Abraham Ortelius was a Flemish cartographer. His knowledge earned him the trust of Philip II of Spain, who appointed him Royal Geographer. This gave him access to the information gathered through expeditions such as the first voyage around the world.

Spices on facsimile (2019)Archivos Estatales

Coveted Oriental Spices

Known for their nutritious and medicinal properties since ancient times, the spices of the Far East were shrouded in mystery until the late 15th century.

Account of Maluku matters (1607)Original Source: Archivo General de Indias

In the 16th century, the Spanish and Portuguese discovered the routes that would grant them access to the places that produced these spices. The combination of their flavors and medicinal properties meant that they commanded a high price, making the trade in them extremely lucrative.

Theatrum orbis terrarum (1588) by Abraham OrteliusOriginal Source: Archivo General de Indias

The first voyage around the world achieved what it had set out to do when it reached the islands that produced cloves and nutmeg. Before long, they had reached other ports in Indonesia, India, and Ceylon.

The colonization of the Philippines by the Spanish attracted merchants from all over the world, with the result that spices such as pepper, cinnamon, cloves, nutmeg, and ginger became more widely available.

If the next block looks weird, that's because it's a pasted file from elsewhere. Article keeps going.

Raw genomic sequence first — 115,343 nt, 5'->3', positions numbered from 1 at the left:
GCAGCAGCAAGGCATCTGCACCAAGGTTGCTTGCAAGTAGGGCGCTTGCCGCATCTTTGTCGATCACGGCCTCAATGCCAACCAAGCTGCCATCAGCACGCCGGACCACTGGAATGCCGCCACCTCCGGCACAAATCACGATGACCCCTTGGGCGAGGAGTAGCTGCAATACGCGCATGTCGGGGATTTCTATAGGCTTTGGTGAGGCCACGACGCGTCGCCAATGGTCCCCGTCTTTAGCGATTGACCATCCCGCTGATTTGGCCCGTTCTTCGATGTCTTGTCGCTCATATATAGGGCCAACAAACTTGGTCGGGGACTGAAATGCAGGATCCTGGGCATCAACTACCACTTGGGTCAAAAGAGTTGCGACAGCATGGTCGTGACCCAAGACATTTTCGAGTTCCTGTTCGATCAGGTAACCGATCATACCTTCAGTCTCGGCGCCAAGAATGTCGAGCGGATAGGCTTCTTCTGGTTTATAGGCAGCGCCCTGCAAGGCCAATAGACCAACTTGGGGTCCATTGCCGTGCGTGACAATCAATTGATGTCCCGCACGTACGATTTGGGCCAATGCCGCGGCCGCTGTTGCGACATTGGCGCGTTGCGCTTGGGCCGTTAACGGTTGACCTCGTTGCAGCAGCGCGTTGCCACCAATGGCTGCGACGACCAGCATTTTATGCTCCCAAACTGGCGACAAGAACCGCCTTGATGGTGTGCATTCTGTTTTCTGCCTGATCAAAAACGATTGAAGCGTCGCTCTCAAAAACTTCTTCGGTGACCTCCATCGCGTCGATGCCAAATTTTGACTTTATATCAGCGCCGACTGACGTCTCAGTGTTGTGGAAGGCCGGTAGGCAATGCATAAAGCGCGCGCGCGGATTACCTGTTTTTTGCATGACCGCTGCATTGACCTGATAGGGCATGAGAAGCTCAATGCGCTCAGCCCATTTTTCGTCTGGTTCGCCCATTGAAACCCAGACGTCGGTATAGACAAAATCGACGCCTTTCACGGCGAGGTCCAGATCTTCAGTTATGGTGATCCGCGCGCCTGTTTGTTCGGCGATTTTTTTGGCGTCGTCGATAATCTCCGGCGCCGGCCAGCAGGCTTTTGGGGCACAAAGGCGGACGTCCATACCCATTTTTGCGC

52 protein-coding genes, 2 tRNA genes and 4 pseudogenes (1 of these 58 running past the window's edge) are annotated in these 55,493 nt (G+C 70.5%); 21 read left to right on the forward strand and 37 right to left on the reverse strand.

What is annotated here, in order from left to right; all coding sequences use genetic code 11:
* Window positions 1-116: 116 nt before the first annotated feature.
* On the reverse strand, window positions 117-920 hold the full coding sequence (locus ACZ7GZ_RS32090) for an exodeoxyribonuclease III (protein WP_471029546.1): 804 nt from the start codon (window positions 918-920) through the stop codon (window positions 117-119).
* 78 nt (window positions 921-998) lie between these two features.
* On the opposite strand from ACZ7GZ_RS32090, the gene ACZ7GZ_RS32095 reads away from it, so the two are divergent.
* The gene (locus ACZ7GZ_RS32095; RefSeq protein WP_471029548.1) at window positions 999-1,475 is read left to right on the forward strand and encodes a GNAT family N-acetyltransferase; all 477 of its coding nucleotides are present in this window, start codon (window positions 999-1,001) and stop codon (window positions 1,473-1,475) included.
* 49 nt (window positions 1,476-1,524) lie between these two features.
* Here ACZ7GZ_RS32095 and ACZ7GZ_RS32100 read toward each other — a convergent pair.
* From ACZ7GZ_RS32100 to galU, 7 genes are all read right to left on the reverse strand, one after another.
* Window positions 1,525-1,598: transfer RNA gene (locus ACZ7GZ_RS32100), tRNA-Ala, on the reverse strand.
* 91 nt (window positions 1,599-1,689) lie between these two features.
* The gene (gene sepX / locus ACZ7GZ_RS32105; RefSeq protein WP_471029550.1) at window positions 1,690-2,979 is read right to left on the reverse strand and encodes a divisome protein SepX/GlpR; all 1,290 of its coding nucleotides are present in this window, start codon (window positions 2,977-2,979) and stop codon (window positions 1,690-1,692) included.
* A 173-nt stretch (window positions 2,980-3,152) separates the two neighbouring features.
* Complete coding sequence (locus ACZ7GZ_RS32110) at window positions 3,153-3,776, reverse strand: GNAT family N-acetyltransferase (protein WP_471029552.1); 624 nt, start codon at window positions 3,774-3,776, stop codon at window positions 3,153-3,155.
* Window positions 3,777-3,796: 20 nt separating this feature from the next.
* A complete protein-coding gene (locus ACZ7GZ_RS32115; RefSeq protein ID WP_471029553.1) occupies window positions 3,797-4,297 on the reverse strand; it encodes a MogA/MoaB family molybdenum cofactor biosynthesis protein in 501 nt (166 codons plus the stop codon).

Philip II's Royal Decrees (2019)Original Source: Archivo General de Indias

Philip II of Spain, concerned for the health of his heir, Charles, demanded that officials of the Real Audiencia of Mexico (the high court of New Spain) send him all the available cinnamon "in tortillas or rolls."

By then, he knew that the galleons could bring these treasured Asian spices from the faraway "Islands of the West," as the Philippines were formerly known.

It was for this reason that he also sent Miguel López de Legazpi, the first governor of the Philippines, who was responsible for facilitating regular communications between the archipelago of the Philippines and New Spain.

Letter from Juan Bautista Román (2019)Original Source: Archivo General de Indias

Juan Bautista Román was Attorney General of the Philippines in the late 16th century. He took an interest in the commercial value of its resources and in the possibility of cultivating these spices in the Americas.